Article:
GEORGE TOWN: An economist said the government’s decision not to sell highway operator PLUS meant it has lost a chance to save money and use it for more pressing needs.
Ramon Navaratnam said if a party had taken PLUS off the government’s hands, the money saved could have been used to help the poor and reduce income inequality in the long run.
“If the highways are not privatised, the public sector would be burdened. This could have been an opportunity to divest from government-linked companies (GLCs). But we appear to be going in the same old ways.
“I’m disappointed, because if we had sold PLUS, the proceeds could have been used for anti-poverty projects and other community advancement plans for the B40 group.
“There must be a focus on the sharing of prosperity, but we see rich benefitting (from past government programmes) and the poor continuing to suffer.
“The poor need to be prioritised. We need to reduce income inequality, that is priority,” the former transport ministry secretary-general said.
Navaratnam said the other opportunity lost from the decision not to sell PLUS was a fresh, sustainable national transportation policy.
He said while the news of lower tolls on PLUS-owned highways from next month was welcome, it should be made exclusively for low-income earners.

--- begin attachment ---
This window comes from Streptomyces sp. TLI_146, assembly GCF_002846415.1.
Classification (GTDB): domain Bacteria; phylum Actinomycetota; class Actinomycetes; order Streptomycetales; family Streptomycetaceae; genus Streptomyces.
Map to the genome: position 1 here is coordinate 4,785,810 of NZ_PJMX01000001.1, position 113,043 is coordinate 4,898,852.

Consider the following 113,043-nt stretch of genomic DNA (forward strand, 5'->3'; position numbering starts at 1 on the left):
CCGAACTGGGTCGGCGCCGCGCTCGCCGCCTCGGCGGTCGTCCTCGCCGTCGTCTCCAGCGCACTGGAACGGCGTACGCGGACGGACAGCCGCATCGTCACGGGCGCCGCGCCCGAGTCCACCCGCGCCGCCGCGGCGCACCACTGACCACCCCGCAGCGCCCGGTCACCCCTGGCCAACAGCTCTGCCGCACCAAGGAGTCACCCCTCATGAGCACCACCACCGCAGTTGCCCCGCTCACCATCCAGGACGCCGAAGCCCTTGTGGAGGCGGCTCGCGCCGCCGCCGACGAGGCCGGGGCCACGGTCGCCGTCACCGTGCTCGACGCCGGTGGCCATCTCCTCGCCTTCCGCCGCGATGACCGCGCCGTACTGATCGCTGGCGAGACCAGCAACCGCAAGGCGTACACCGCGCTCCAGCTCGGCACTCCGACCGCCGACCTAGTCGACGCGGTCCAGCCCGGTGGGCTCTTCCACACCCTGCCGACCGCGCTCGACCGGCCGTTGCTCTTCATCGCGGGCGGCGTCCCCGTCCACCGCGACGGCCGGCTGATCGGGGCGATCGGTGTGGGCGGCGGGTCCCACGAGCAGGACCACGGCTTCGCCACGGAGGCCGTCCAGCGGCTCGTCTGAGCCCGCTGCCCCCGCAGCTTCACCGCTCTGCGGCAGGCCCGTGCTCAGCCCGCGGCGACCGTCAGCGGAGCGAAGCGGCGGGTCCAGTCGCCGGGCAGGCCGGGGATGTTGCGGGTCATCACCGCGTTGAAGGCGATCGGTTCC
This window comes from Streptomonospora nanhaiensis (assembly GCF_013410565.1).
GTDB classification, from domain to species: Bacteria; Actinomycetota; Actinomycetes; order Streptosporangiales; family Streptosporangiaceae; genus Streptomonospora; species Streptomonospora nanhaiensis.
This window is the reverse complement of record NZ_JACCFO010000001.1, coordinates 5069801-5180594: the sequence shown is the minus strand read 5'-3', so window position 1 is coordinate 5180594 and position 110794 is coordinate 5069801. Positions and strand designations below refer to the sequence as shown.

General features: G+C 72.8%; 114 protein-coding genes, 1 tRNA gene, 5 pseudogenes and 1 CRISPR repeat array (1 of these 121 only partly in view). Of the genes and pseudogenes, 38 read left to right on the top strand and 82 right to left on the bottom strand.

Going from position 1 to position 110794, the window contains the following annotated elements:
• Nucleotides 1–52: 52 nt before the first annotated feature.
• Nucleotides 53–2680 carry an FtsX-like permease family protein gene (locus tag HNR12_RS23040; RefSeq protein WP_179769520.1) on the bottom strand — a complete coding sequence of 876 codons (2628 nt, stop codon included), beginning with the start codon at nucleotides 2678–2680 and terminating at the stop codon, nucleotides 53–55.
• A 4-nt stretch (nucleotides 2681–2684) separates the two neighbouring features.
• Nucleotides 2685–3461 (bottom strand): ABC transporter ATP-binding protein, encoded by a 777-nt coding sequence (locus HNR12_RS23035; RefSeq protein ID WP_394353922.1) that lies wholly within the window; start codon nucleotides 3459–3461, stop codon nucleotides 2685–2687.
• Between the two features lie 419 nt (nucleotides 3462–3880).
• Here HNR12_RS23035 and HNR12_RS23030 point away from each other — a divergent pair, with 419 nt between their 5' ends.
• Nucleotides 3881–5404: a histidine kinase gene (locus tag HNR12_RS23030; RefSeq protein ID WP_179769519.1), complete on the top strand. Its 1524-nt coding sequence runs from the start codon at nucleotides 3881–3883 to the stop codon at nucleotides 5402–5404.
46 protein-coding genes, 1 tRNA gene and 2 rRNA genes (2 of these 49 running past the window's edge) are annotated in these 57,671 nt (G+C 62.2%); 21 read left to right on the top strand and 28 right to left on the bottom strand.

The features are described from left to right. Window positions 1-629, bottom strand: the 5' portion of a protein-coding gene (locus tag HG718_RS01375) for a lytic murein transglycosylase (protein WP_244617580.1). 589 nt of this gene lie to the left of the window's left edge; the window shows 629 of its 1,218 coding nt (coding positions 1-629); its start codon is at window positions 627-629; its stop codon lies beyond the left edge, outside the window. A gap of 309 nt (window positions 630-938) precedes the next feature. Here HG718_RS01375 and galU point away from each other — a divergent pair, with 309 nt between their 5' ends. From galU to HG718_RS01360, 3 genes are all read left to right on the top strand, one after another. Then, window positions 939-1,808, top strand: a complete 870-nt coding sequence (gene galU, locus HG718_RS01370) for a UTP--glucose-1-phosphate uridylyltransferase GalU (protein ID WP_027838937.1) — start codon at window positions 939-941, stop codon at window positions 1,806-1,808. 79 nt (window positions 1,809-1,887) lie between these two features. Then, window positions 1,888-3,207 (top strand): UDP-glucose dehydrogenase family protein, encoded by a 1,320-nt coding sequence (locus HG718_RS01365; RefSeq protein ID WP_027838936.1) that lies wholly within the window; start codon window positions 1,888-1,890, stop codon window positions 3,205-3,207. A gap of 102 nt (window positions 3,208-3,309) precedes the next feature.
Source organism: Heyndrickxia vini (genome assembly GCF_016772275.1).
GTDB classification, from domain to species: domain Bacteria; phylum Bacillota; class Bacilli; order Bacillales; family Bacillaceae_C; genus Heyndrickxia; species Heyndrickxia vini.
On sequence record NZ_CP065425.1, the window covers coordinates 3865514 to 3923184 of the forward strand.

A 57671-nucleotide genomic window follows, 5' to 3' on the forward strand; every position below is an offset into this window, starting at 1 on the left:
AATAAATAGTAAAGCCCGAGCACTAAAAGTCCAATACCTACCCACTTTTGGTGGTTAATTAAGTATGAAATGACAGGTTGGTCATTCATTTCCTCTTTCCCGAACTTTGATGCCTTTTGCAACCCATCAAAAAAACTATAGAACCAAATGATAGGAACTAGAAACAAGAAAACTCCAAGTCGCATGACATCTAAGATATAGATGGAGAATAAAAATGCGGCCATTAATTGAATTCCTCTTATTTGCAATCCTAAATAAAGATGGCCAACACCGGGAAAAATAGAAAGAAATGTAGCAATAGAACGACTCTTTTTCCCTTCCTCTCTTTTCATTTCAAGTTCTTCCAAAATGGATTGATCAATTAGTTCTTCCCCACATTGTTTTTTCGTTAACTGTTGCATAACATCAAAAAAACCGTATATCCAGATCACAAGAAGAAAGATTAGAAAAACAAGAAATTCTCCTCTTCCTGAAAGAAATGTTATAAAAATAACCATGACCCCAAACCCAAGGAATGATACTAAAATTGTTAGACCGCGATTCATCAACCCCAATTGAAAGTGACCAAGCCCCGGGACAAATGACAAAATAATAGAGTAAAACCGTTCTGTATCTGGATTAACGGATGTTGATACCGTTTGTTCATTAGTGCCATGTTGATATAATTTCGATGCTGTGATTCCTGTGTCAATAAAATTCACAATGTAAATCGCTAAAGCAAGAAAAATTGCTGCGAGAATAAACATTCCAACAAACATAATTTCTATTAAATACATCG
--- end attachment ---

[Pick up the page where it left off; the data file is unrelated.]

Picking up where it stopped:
However, he said lower tolls were myopic at best as the opportunity to set new goals for national transportation remained lost.
“What do this no-sale of PLUS and lower tolls say about the future of the transport policy in Malaysia? Are we going to encourage cars, rail or a riverine transport system for Sabah and Sarawak?
“These were issues we raised decades ago but somehow, there has been a lack of political will to go ahead with them. The way to go is more public transport.
“With the number of deaths on our roads, especially on highways, we are encouraging more car driving and motorcycle ownership. And to add to that, we are giving cheaper tolls, which ultimately means more traffic.
“A rail system could be developed at a cheaper rate and more efficiently run with fewer accidents on the road,” he said.
Announcing the government’s decision to keep PLUS under Khazanah Nasional Bhd and the Employees Provident Fund (EPF) on Friday, Prime Minister Dr Mahathir Mohamad said the Cabinet had studied all the proposals made by different bidders.
Maju Holdings, Widad Business Group, RRJ Capital, tycoon duo Halim Saad and Wong Gian Kui had offered to buy out PLUS from the government.
Putrajaya also announced that toll rates would be reduced by 18% from next month with no hikes for the next 38 years. In return, the government has extended PLUS’ concession period by another 20 years, from 2038 to 2058.
The highways operated by PLUS – the North-South Expressway (NSE), the New Klang Valley Expressway (NKVE), the ELITE highway and the Penang Bridge – span over 800km.